Radio's Lost Generation

Do you set an alarm clock to wake up in the morning?

Maybe have the radio come on to wake you up?

The next generation doesn't.

They tend to use their cell phones as alarm clocks. After all, many sleep with their phones right by their beds.

Now some of my radio friends would see this as an opportunity to get Gen Y to wake up with their smart phones and instantly hear a terrestrial radio station.

That works in fantasy but not reality.

The first thing this generation does is check their text messages, mail and what's happening.

If you need music, there is always your iPod.

A longtime industry friend and I had this conversation several weeks ago. One of the reasons so many radio CEOs are making bad decisions is because they don't know enough about the changing generations.

Gen Y was abandoned while consolidators were out running up the debt acquiring their stations. Too many stations purchased at too high a price -- refinanced over and over again until -- well, you don't have to look far to see what has happened.

Steve Jobs knows the next generation and that's why if you want a vacation from the recession, just go spend some time at your local Apple store. If you didn't have an iPhone app to tell you the stock market is in the toilet, the mortgage market has gone to hell and unemployment is rising, you wouldn't believe it there.

My thesis is simple.

If you can sell ice to the Eskimos -- I mean, if you can sell discretionary electronic devices such as iPods, iPhones and computers to people in the worst economy since the Great Depression, think you might like to take a closer look at why?

Michael Jackson dies and radio is slow to report his death or initiate non-voice tracked tributes but it doesn't matter.

It doesn't matter because the next generation can watch Thriller for free on YouTube and, you know what -- that may be good enough for them. You and I might want to own, but YouTube is always there if you need it.

Did I mention free?

Radio folks think greater variety is voice tracking and playing a few more tunes. But if you were raised in a time when you had unlimited access to everything out there -- for free -- would you be listening to what we're passing off as radio today?

Now, you're putting yourselves in the shoes of the next generation.

You love the Beatles or Eagles or The Dead for ever and ever.

They love their artists for shorter durations because they are fickle.

In fact, if you must know, they are damn proud of being fickle. They don't want to be figured out. Don't want you to start bombarding them the way the media did to their parents. They want freedom from mass media.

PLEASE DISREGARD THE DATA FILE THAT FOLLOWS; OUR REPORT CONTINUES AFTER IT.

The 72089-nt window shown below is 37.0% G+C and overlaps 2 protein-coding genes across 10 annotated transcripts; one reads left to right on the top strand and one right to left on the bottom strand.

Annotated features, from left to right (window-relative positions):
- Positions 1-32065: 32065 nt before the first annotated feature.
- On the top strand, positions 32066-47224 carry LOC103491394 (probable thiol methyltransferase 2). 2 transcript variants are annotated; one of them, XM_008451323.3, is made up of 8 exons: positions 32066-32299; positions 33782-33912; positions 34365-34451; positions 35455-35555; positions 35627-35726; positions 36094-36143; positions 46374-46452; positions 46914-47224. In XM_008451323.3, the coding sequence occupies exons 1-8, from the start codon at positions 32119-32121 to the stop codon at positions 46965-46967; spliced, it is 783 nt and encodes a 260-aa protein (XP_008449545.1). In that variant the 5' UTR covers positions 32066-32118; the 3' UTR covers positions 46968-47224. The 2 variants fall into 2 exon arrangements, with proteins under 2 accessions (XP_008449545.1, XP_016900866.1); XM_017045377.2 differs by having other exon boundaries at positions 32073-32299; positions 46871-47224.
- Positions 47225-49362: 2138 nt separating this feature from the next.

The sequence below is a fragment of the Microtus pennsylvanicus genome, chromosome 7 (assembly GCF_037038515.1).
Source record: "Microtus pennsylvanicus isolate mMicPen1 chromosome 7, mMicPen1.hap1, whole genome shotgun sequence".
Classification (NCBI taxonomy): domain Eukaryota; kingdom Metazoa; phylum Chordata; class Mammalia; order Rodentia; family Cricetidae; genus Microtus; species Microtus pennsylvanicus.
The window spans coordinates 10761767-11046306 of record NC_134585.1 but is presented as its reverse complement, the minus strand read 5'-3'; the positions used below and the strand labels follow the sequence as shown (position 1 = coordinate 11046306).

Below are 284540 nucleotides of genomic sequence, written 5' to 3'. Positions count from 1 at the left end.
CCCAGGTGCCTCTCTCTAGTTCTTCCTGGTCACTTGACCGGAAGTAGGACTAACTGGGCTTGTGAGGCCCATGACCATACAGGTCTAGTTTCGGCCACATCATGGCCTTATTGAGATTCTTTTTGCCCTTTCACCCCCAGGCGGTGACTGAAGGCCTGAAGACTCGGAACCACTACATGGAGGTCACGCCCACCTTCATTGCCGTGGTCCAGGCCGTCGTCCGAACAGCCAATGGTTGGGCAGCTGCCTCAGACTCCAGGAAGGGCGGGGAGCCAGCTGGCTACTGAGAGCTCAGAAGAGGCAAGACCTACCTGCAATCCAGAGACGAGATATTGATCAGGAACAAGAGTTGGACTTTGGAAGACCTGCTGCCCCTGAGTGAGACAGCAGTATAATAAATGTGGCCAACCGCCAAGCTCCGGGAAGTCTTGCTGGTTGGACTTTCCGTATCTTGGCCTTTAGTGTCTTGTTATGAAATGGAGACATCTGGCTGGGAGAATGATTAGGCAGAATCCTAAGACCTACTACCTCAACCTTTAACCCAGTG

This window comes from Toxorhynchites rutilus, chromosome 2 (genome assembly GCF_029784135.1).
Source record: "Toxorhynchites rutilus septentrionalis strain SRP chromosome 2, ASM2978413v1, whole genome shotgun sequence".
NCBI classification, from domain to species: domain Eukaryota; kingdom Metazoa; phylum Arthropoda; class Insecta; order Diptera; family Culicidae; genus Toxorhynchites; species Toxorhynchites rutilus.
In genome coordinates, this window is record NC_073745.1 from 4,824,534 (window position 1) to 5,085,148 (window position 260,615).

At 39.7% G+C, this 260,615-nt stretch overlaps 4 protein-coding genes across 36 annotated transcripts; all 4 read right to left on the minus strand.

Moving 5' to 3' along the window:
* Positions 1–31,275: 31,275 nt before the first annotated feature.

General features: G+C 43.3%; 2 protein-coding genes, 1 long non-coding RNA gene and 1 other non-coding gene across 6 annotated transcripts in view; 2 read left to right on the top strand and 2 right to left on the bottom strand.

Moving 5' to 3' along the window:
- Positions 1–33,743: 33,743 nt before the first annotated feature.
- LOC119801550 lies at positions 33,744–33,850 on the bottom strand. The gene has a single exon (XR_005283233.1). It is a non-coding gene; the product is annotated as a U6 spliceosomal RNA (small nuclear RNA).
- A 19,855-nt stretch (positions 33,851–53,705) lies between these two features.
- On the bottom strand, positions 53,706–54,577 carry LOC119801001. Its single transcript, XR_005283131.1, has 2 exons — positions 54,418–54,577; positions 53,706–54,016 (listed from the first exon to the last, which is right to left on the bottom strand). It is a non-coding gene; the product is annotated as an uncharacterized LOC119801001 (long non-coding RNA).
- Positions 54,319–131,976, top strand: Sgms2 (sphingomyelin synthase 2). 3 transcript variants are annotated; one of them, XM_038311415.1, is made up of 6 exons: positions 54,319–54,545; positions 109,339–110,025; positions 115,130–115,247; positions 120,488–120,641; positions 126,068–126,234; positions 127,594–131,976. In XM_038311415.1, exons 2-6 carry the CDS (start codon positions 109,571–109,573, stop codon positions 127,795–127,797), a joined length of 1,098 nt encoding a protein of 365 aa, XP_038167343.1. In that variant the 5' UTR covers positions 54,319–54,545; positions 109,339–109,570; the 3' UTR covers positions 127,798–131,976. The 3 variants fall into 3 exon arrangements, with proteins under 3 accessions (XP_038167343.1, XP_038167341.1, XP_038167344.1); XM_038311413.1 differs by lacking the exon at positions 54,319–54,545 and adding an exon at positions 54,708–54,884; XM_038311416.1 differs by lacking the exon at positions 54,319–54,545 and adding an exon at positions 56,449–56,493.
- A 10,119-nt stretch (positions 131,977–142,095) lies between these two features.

When you believe that a friend's opinion is worth more than any radio disc jockey when it comes to music -- you begin to understand why radio is left without a future. And meanwhile the knuckleheads running radio groups are firing personalities left and right and making playlists more repetitive just at the wrong time in generational history.

You may have had no alternative but to listen to a Walkman to be entertained.

Not this generation.

They are the djs, program directors, music directors, etc.

There is an excellent study by Jacobs Media for Arbitron called "The Bedroom Study" in which they followed young people into their rooms and observed their media habits.

My experience teaching the next generation at the college level confirms most of what this excellent report reveals.

Here's why radio lost the next generation:

1. Radio misunderstood the importance of technology to the next generation. In the past a Walkman was new technology. In fact, anything that included a radio was new technology to us. But to them -- radio sucked and when consolidators took for granted that there would always be a next generation of radio listeners, radio's future audience got away -- forever.

2. Radio CEOs underestimated at best and disregarded at worst the next generation's passion for technology -- new devices, new ways to communicate -- in fact, socializing without being in the same place. This was unimaginable to button down radio guys all full of themselves. They finally built radio stations into a handful of small empires. But it was a costly mistake as we are seeing now because these "empires" are on the verge of bankruptcy and the desire of the next generation for all things digital goes unabated.